WASHINGTON – Tim Hutchins bounced around the New Carrollton Metro station one recent morning, swooping in on commuters to pass out leaflets and chat about his bid to unseat Democratic Rep. Steny Hoyer in Maryland’s 5th District.
But in the fog behind Hutchins, loomed a massive reminder of Hoyer’s hand in the district — the Internal Revenue Service office complex that the incumbent helped bring to New Carrollton.
“No one is better at bringing home the bacon” than Hoyer, said Keith Haller, president of Potomac Survey Research. He said that talent has helped the 10-term Democrat hold a district that grew more conservative and more Republican after the 1990 redistricting.
The ideology of the district remains key to the Republicans, who say no amount of pork-barrel politics can make up for the fact that Hoyer, D- Mechanicsville, is too liberal for his constituents.
“Hoyer talks one way and votes differently,” said Paul Ellington, executive director of the Maryland Republican Party. “He’s out of step with the district.”
The state party has made the 5th District a priority, working to help Hutchins raise money to fight Hoyer, who has more than $760,000 in campaign cash on hand. By contrast, Hutchins, a state delegate from Charles County, has raised $75,695 and had $6,972 on hand as of Thursday, according to his campaign.
“People want some change, (my) chances are very good,” Hutchins said, although he admitted Hoyer is “a strong campaigner, you have to give him credit.”
Hoyer has been a fixture in Maryland politics for decades. A product of local schools and the University of Maryland, he was elected to the state Senate in 1966 and became its president in 1975, the youngest person to hold that office.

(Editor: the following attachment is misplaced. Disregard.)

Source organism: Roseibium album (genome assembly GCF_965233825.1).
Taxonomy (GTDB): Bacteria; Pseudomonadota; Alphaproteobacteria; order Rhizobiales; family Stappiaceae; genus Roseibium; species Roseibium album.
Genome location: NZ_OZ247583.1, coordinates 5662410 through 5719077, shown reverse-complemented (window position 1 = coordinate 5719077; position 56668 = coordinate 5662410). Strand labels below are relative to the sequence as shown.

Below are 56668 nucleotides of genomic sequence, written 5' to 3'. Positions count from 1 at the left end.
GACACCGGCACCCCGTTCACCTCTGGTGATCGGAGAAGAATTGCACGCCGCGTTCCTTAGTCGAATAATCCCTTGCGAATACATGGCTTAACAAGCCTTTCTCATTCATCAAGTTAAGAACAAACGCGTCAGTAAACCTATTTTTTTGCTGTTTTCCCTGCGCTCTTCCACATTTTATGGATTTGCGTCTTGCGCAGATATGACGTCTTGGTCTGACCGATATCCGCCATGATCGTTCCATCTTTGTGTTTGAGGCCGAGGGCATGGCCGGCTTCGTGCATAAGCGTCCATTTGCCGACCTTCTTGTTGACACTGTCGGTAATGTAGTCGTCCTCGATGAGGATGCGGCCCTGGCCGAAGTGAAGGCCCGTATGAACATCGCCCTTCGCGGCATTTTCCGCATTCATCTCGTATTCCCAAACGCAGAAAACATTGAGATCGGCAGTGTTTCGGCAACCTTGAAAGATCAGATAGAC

He ran unsuccessfully for lieutenant governor in 1978, and returned to politics in 1981 when he won an election to fill the seat of Rep. Gladys Noon Spellman, who fell into a coma while campaigning.
Hoyer has been rising through the ranks of House Democrats since. Today he is co-chairman of the Democratic Steering Committee, which parcels out committee assignments to Democrats in Congress. He is considered a leading candidate to become majority whip, the third-highest leadership position, if Democrats regain control of the House.
Both allies and enemies credit Hoyer’s popularity with his ability, as a high-ranking Appropriations Committee member, to bring government projects home to his district — which encompasses Calvert, Charles and St. Mary’s counties as well as parts of Anne Arundel and Prince George’s counties. On Monday, he is scheduled to campaign at the site of a new Bureau of Alcohol, Tobacco and Firearms facility in Beltsville.
“Hoyer is in the minority and still delivering big time for the district,” said Maryland Senate President Mike Miller, a Prince George’s Democrat who has known Hoyer for more than 30 years. “He’s one of the most effective congressmen on Capitol Hill.”
Miller ticks off a list of projects Hoyer brought home — including National Archives II in College Park and the U.S. District Court in Greenbelt — as well as the expansion of the Patuxent River Naval Air Station in Lexington Park.
“One of the greatest things he did was save the Patuxent River naval air base and assure people it would remain there for years,” said Bob Swann, director of government relations for the Tri-County Council. Swann grew up with Hutchins in Barstow, and respects him, but said he will support Hoyer.
But Ellington derides Hoyer’s pork politics and said that, most of the time, he claimed credit for initiatives that were not even his. Ellington said it was often local communities that saved military bases like Patuxent River, not Hoyer.
“If Hoyer wants to do something for the district, he should bring in something other than government,” said Ellington.